In the grand scheme of things, Sarah Palin's Alaska seems like a really good idea. The TLC show, which features the former governor and her family as they go on various adventures across that majestic state, is bound to be a coup for the network. And I suspect it will do some good things for Palin, too. That's because the majority of the show is Americana at its most grandiose. There is swelling, Aaron Copeland–style music. There are Ansel Adams–style panoramas of spectacular natural wonders. And the actual wildlife (muscular salmon and rangy brown bears) come so close to the camera — and to Palin — that you feel like you can actually touch the wilderness. It feels good to remember that we are a nation of incredible natural richness and diversity. If our flesh is politics and culture and commerce, is not our spine the craggy mountain peaks that climb up our coasts, and our blood the spectacular glaciers, lakes, and rivers that carve out our lowlands?
The bigness of the show, and of Alaska itself, is appealing and even enchanting. It's where it gets small that the program stumbles. And Sarah Palin, for all her charm, is an expert on all things small.
"It gives me goosebumps to think that we are somewhere that people dream about coming to," Palin exclaims over swelling orchestral music as she and Todd snowshoe across an incredible glacier. This part works. Even the former governor of this state can't help but marvel at the wonder of it all. But then, unable to stop, she continues talking. "Denali National Park, it's huge. It's over 6 million acres, that's 9,400 square miles," she remarks in a voice-over. "In comparison, the state of New Hampshire, that's only 9,200 square miles." Sorry, New Hampshire. You may be a required stop for presidential candidates, but compared to Alaska you are a wee bit of nothing.
When the show telescopes in to follow the personal lives of the Palin family (no doubt a requirement of Mark Burnett, the reality genius behind the whole program — and also Survivor and The Apprentice), it loses steam. A portion of the first episode is devoted, for example, to fretting about author Joe McGinniss, who just happened to rent the house next door when he was working on Palin's unauthorized biography. Palin says she feels uncomfortable working in her normal "writing and researching" spot out on the "cement slab" patio in front of the house, so she had Todd construct a fourteen-foot fence to keep out McGinniss's prying eyes. "I thought that was a good example, what we just did. Others could look at it and say, 'Oh, this is what we need to do to secure our nation's border,'" Palin says. In response, McGinniss is repeatedly "caught" on camera reading a book on his porch, apparently ignoring the Palins altogether.
Adorable young Piper Palin, in a confessional delivered from atop a bright-pink soccer ball, observes that her mother is "addicted to the BlackBerry." And looking at the vast television studio that occupies part of the second floor of the house, it's hard not to conclude that Palin's connections to Washington are not insignificant. In the introduction to the show, a Palin voice-over intones: "This summer we're setting aside time to spend with family and friends — doing what we love to do, and that's exploring Alaska." But looking back on her summer the way I remember it, she spent a lot more time getting her hands dirty in political races in other parts of the country.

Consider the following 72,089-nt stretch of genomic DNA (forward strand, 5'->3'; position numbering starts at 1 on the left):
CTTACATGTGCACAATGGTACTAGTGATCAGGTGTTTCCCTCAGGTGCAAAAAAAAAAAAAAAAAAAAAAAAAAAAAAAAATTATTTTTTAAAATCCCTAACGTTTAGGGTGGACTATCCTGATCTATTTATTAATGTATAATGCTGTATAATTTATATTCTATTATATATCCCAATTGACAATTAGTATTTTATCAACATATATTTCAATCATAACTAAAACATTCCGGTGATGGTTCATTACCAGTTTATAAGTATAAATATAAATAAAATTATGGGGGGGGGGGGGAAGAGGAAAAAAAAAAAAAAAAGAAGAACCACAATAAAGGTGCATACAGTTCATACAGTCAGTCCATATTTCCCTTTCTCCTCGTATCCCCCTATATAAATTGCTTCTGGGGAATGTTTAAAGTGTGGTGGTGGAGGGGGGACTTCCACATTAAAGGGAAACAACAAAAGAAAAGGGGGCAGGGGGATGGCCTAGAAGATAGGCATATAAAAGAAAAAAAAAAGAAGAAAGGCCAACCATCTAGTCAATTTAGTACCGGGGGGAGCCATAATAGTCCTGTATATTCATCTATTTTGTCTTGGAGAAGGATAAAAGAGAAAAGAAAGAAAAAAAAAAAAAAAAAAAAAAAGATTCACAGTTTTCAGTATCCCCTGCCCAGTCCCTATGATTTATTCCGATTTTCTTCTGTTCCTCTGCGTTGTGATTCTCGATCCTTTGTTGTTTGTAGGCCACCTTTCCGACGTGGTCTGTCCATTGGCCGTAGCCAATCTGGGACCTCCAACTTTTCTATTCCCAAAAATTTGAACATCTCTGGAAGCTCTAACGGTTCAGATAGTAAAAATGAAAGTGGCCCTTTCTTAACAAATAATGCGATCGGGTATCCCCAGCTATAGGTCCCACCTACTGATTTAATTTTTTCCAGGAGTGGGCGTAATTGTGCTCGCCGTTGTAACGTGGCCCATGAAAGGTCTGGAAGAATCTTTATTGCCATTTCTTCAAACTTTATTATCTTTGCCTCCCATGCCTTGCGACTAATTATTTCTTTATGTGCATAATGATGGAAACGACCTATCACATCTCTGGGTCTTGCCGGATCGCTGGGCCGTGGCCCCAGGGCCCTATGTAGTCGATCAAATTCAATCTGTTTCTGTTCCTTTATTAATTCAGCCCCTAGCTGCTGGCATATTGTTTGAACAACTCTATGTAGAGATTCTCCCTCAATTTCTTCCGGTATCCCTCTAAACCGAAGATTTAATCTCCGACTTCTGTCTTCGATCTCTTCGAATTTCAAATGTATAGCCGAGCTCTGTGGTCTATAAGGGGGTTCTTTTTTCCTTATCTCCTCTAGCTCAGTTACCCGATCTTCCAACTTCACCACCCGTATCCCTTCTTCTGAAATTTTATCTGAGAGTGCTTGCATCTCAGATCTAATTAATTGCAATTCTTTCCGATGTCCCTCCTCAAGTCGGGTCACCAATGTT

Even when she's indulging rare moments of pettiness ("See? We one-upped him, Piper — we had a good day!" she tells her daughter at one point, regarding McGinniss. "And he's stuck in his house"), Palin is actually a charming, self-aware, and likable narrator. "You've always wanted to be a rock climber, Sarah!" a guide shouts at her while she attempts to scale a cliff while brandishing a perfect manicure. "Was it a rock climber or a rock star?" Palin shoots back. "I just don't like heights! I was so cocky! I'm getting punished for it." She has an amusingly verbose manner of speaking in complete sentences, the way a kindergartner delivers a lengthy "thank-you" to an adult because that's what he's been taught. "I think in this sport you need patience," she says, regarding rock climbing. "Which is not always a virtue which I've been able to embrace." Later in the show, much fuss is made about Palin's unwillingness to quit climbing while halfway up a rocky cliff. It reads like overcompensation.
While it is hard to imagine, as Karl Rove observed, that appearing in a tell-all reality show would help Americans envision Palin in the Oval Office, it is not hard to see how the swelling patriotic elements of the show will add to Palin's mythology. It's just when it gets down to the details of her family life — such as when she vaguely pretends to help her daughter and niece make cupcakes in the family kitchen — that the show begins to hit some sour notes. Watching a "Mama Grizzly" (actually a brown bear) with Piper from a fishing boat? Fun and interesting! Watching Palin halfheartedly hector her daughter Willow for having a boy up in her room? Boring and kind of off-putting (rather than going upstairs to confront the kids, Palin calls Willow's cell phone from her own phone downstairs). If it sticks mostly to the grand scale — and includes some charmingly self-deprecating Palinisms — I predict this show will be a win for her. My favorite moment of the episode, for example, actually came during the preview for the rest of the season: Palin, in a sporty fleece, sits atop a gorgeous, rocky Alaskan peak. "You can see Russia from here!" she yelps. "Almost."
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